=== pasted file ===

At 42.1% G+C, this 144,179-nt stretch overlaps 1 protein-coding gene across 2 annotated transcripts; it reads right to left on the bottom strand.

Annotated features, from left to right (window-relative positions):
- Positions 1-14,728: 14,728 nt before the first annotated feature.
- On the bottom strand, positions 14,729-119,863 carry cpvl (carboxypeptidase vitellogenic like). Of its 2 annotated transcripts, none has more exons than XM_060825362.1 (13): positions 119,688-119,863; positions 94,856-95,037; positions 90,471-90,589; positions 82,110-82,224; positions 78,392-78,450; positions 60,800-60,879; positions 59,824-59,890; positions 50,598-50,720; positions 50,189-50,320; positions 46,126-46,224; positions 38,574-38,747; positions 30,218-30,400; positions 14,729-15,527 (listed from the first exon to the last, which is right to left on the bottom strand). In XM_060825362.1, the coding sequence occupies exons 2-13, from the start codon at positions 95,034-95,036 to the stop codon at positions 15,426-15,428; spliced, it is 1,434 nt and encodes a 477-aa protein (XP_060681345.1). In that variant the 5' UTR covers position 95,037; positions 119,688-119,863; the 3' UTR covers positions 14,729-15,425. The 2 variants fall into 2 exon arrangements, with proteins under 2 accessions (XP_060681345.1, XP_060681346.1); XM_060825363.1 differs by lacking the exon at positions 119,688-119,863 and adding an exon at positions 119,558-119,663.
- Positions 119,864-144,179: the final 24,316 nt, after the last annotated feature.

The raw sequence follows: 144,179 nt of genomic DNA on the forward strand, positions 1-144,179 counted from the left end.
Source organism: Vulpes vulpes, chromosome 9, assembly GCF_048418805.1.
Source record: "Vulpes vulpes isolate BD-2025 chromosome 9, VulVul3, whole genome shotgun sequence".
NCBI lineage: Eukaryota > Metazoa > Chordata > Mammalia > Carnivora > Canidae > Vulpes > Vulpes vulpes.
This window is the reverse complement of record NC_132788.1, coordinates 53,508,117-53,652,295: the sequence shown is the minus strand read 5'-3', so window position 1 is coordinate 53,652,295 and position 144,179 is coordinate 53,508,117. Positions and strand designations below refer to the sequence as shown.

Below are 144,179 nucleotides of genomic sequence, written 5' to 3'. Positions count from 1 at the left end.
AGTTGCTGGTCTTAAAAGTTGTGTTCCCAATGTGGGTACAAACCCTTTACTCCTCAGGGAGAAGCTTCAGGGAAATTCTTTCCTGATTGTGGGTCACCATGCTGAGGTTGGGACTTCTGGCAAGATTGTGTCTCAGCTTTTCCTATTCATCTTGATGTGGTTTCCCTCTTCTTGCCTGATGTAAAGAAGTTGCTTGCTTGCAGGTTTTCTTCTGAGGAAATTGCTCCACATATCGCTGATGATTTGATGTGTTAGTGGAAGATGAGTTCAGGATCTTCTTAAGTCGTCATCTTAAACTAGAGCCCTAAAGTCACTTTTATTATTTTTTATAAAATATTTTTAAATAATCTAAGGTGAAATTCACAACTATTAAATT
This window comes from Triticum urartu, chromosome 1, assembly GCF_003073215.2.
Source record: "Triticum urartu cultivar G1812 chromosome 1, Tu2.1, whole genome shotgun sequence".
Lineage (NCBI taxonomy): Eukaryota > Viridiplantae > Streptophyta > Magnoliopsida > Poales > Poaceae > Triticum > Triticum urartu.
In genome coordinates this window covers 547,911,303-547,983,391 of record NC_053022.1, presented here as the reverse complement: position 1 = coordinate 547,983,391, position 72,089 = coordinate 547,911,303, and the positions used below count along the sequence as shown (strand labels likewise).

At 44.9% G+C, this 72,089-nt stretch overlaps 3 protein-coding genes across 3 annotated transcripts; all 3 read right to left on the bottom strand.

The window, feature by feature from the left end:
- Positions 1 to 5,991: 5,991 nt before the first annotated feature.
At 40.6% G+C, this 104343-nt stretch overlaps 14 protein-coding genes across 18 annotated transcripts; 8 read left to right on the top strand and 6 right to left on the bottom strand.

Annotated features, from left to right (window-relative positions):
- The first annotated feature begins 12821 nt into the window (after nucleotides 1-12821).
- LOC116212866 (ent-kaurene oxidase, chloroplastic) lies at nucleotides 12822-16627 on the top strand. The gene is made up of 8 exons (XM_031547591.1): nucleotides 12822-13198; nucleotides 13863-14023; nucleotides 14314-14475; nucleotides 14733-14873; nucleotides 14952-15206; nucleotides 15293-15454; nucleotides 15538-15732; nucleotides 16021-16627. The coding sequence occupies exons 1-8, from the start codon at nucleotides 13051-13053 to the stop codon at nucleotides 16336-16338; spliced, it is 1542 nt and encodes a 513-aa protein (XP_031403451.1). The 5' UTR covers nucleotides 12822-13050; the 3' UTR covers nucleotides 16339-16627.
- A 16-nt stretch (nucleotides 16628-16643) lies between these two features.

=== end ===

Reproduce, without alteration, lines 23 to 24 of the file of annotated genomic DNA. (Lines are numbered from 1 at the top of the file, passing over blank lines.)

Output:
- LOC116212866 (ent-kaurene oxidase, chloroplastic) lies at nucleotides 12822-16627 on the top strand. The gene is made up of 8 exons (XM_031547591.1): nucleotides 12822-13198; nucleotides 13863-14023; nucleotides 14314-14475; nucleotides 14733-14873; nucleotides 14952-15206; nucleotides 15293-15454; nucleotides 15538-15732; nucleotides 16021-16627. The coding sequence occupies exons 1-8, from the start codon at nucleotides 13051-13053 to the stop codon at nucleotides 16336-16338; spliced, it is 1542 nt and encodes a 513-aa protein (XP_031403451.1). The 5' UTR covers nucleotides 12822-13050; the 3' UTR covers nucleotides 16339-16627.
- A 16-nt stretch (nucleotides 16628-16643) lies between these two features.